2009 Geminids Shower

The annual Geminid meteor shower occurs when debris from the asteroid 3200 Phaethon intercepts the Earth. This is an unusual type of shower in having an asteroidal, rather than cometary parent. However, evidence suggests that Phaethon is actually the rocky core of an evaporated comet. These meteors intercept the Earth at a fairly low speed of 35 km/s (79,000 mph). Because of this, Geminids tend to be slow and colorful- probably the prettiest of the major showers.

This is a composite image of 419 Geminid meteors collected between sunset on December 9 and sunrise on December 14. Since the images were collected over many hours, the radiant of the shower is not in a fixed location. Conditions this year were excellent, with no interference from the Moon and largely clear skies. 232 of the meteors in the image were collected on the peak night of December 13/14.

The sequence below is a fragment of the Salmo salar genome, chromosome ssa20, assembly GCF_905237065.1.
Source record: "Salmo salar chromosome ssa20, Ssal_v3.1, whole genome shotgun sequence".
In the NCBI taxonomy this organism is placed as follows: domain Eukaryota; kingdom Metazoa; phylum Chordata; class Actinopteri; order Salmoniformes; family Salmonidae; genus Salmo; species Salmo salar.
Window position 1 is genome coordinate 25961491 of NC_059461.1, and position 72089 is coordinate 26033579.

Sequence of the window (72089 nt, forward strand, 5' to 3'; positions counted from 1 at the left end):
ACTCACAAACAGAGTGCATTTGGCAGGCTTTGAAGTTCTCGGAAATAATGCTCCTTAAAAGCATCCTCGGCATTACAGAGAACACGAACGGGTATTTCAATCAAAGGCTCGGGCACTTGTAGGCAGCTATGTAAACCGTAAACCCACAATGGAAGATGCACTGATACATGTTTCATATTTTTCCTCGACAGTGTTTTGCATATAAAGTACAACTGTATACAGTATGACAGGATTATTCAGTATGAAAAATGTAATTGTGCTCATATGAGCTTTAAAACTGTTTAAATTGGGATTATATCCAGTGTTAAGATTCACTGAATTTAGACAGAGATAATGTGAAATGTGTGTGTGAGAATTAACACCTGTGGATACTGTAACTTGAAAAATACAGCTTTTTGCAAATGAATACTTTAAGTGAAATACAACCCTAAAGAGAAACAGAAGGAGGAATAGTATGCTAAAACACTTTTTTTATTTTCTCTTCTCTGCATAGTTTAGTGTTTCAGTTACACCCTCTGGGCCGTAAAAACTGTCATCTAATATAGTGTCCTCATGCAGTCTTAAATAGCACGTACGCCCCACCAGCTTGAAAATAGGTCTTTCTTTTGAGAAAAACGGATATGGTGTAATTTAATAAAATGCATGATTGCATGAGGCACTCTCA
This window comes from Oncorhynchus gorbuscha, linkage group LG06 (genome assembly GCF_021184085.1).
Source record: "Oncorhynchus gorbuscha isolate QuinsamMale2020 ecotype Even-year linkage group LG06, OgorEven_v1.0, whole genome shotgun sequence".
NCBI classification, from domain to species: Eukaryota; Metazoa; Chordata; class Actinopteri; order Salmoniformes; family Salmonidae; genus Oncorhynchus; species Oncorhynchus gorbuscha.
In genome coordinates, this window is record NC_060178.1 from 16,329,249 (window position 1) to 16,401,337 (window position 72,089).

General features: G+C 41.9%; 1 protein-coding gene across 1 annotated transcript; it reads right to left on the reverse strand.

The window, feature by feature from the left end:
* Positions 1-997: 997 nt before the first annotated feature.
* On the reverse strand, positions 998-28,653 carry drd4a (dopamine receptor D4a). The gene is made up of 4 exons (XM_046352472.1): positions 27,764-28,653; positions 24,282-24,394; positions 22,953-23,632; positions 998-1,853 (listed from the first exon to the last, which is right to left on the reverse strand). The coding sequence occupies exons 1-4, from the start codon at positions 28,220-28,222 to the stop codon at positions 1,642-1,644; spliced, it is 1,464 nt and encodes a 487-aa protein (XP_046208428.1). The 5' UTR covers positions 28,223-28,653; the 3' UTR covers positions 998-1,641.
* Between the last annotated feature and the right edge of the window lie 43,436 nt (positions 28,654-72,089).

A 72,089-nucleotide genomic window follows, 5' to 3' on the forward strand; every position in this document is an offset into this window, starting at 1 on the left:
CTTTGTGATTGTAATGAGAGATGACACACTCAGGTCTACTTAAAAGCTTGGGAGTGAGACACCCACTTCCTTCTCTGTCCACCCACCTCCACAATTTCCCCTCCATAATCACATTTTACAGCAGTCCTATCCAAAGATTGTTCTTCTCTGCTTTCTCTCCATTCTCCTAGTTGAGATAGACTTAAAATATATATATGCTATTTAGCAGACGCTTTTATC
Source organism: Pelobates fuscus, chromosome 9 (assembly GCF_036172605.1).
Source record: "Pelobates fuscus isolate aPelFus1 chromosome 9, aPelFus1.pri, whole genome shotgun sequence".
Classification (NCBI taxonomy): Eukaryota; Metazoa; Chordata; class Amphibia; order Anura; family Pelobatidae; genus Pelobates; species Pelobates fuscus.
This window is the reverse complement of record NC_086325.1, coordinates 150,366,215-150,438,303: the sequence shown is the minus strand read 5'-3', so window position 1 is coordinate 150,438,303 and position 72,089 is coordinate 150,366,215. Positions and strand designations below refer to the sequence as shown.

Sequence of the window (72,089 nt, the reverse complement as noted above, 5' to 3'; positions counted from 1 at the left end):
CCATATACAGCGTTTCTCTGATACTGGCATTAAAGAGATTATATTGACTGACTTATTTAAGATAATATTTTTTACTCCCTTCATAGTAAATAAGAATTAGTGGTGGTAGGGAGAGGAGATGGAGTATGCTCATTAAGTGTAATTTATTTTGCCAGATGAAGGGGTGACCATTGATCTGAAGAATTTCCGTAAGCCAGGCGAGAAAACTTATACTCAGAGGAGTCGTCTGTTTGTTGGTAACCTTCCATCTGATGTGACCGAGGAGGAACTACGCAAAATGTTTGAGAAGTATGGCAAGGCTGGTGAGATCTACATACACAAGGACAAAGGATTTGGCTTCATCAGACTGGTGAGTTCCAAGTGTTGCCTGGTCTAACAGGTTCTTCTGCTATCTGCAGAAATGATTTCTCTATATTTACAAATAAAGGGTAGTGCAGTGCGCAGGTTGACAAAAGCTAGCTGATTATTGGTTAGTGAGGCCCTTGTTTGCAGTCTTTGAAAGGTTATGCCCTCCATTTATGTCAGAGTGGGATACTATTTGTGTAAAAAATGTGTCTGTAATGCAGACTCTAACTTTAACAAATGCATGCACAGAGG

Long necklace-like trails on the image are the paths of stars and planets, circling the north celestial pole in the upper left.

There are currently several active meteor showers. Removed from this composite were 33 Puppid-Velids, 46 Monocerotids, 12 Chi Orionids, 53 Sigma Hydrids, and 78 sporadics.

Shower Meteor Frequency

This graph plots the distribution of meteors over three evenings. The hourly rate represents a simple raw count of events, and hasn't been corrected for zenith angle or magnitude.